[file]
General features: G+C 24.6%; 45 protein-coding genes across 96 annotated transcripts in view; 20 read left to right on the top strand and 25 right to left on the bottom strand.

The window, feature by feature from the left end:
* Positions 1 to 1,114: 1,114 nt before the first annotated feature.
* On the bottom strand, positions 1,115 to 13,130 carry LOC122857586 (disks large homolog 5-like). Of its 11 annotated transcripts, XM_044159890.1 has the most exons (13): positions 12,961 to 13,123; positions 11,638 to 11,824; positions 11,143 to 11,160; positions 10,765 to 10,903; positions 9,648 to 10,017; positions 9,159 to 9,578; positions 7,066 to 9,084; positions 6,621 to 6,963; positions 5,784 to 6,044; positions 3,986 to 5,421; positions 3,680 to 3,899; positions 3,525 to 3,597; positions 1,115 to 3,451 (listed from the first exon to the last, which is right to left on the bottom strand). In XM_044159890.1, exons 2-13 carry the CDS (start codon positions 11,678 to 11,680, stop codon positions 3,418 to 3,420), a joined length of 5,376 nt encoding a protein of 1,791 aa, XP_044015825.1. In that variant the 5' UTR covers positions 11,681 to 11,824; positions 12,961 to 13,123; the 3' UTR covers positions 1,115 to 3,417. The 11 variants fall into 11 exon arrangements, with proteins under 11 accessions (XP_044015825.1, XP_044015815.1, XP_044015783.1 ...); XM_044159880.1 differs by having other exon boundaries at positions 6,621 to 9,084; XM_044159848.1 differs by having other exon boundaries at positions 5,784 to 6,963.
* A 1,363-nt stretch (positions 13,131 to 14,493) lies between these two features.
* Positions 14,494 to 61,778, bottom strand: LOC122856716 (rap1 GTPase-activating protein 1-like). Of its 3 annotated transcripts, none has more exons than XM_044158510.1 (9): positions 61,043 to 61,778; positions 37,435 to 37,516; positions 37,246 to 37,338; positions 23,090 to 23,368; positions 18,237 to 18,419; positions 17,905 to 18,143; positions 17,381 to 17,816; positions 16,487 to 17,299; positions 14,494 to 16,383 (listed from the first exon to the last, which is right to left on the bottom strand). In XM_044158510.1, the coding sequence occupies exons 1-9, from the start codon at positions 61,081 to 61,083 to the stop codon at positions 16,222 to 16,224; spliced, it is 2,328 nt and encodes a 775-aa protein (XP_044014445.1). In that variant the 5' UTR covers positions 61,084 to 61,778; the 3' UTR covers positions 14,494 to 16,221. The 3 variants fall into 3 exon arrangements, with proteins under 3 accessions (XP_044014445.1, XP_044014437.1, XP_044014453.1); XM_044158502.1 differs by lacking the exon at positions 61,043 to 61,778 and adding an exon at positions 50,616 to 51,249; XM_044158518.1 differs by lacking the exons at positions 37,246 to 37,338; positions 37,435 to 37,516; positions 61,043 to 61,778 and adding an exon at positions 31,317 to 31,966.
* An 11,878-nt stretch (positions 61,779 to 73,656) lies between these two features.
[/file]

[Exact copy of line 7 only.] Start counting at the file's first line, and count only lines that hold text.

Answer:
* An 11,878-nt stretch (positions 61,779 to 73,656) lies between these two features.